Rose Bowl Memories: UW's first Rose Bowl Team

<b>1952 football team that attended UW's first Rose Bowl</b>


1952 football team that attended UW's first Rose Bowl

Dec. 25, 2010

1952 Team Photo Gallery

MADISON, Wis. -- Fifty-eight years ago in its first Rose Bowl appearance, the Wisconsin Badgers practiced in the cold then sat with starlets in Hollywood and battled defensive juggernaut Southern California.
 
Wayne Hansen, a 20-year member of the Wisconsin Athletics Development team, has collected a variety of memories about UW's first Rose Bowl from the players' point of view. Hansen contacted nine former members of that first Pasadena-bound team to reminisce about the event. The comparisons and contrasts between today's event and the inaugural Rose Bowl for Wisconsin are noteworthy.

Although tying for the Big Ten Championship with Purdue, it was not known until days later in an announcement made at 10 a.m. that UW found it was the Big Ten representative to the Rose Bowl. Hundreds of students and fans collected outside the capital to celebrate. Governor Kohler was there as well as the band and spirit squad. The buzz in the state was palpable even though the news had to spread via the traditional radio and newspaper media outlets. Only a few homes had television.

"We knew an announcement was going to be made, and when it came out, hundreds of thousands of students jammed the Memorial Union celebrating the announcement.


"Up on the square a few people had put up a stage. Governor Walter Kohler was even there."

While the school began to make preparations, there was also a controversy stirring among the players as to whether the team should go. Several players and an influential figure on the athletic board were opposed to attending bowls. There were only four at the time: Rose, Sugar, Cotton, and Orange. The Big Ten was only eligible for the Rose Bowl.

Several UW senior players consulted with players at Purdue and Illinois who had already been to the Rose Bowl. They described the experience as 'all work and no play,' and said they would never return. The UW players who objected were also concerned about final exams which at that time took place after Christmas break. They met with coach Ivan Williamson and athletic director Guy Sundt and resolved their concerns. The players believe to this day that their Rose Bowl schedule changed dramatically for the better as a result of this controversy.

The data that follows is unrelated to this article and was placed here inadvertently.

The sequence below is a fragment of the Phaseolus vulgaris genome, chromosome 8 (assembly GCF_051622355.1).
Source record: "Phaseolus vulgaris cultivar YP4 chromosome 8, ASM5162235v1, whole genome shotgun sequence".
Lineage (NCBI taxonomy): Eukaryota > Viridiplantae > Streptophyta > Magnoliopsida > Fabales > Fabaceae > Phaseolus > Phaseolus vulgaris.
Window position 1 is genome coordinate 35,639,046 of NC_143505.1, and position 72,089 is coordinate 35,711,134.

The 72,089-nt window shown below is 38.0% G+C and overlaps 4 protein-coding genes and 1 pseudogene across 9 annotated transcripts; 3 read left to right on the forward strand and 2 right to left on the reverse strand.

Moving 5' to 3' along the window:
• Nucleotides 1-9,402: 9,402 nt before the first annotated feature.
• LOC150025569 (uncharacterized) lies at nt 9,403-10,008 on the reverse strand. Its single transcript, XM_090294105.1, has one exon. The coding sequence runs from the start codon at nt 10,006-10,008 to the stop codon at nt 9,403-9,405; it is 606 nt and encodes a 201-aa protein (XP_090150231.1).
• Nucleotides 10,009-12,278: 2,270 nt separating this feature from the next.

The team's preparation in the December snow and cold is another major difference from today's bowl planning because there was no Shell or McClain Center. Practicing outside on the north field, hands were chapped and bloody until the team got leather gloves to wear. The team eventually changed their practice location to the Stock Pavilion where there were other obstacles and scents to overcome.

"We were all pleased when we were finally able to find a place to practice indoors," Hansen said. "It was the Stock Pavilion better known as the cow barn and you know why. I mean you knew you were in the cow barn!"

The team flew six or more hours out to Pasadena in a Lockheed prop plane. They arrived two weeks before the event and were met by the Rose Bowl Queen and her court, and Alice of Dairyland and her court. The players were handed oranges as a symbol of California.

They were ushered to the Huntington Hotel, one of the top places to stay in Los Angeles. Although there was daily practice, sometimes two-a-days, and film to watch, they recall having free time to sit by the pool.

"We stayed at the Huntington Hotel, a very classy high-end hotel," Hansen said.  "We were very pleased and so impressed. We all remember in the lobby there were a number of extremely well dressed elderly ladies with lots of jewelry playing chess or cards. Over a period of time they came to recognize us as the team from Wisconsin."

The players practiced daily. "At practice, everything was orchestrated, no different from today," Hansen said.  " We had days with pads and without pads. We practiced in a public park where they put up temporary canvas fencing for privacy.

"When it came to football is was all business and we worked and watched film. But we had a considerable amount of free time, but organized free time."

With only 50 or so players in the travel party, players were split into groups to tour the town. With Hollywood in its heyday players toured the four movie studios and met tons of stars, many of them from their home state. They also watched the popular Phil Harris Radio Show and later met personally Phil Harris and his wife, actress Alice Faye.

"One day the whole team had lunch at a studio where there was a starlet at every table," Hansen said. "We may not have sat with a name starlet, but a table of four players with a starlet, at our age, that was fun.

"We toured these different studios. We met different movie stars including James Cagney. The players were excited but also a little disappointed to note he had elevator shoes on.